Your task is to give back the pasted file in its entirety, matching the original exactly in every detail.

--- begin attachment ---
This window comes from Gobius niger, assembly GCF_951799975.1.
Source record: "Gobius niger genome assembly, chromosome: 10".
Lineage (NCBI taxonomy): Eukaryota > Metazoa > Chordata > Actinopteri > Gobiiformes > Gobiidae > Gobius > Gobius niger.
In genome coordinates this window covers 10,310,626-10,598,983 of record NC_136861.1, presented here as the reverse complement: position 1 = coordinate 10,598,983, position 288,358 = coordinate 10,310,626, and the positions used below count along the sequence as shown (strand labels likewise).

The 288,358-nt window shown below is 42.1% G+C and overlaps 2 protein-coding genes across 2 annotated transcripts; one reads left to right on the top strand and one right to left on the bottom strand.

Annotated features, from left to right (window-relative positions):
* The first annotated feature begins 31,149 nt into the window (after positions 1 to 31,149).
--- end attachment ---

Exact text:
This window comes from Gobius niger, assembly GCF_951799975.1.
Source record: "Gobius niger genome assembly, chromosome: 10".
Lineage (NCBI taxonomy): Eukaryota > Metazoa > Chordata > Actinopteri > Gobiiformes > Gobiidae > Gobius > Gobius niger.
In genome coordinates this window covers 10,310,626-10,598,983 of record NC_136861.1, presented here as the reverse complement: position 1 = coordinate 10,598,983, position 288,358 = coordinate 10,310,626, and the positions used below count along the sequence as shown (strand labels likewise).

The 288,358-nt window shown below is 42.1% G+C and overlaps 2 protein-coding genes across 2 annotated transcripts; one reads left to right on the top strand and one right to left on the bottom strand.

Annotated features, from left to right (window-relative positions):
* The first annotated feature begins 31,149 nt into the window (after positions 1 to 31,149).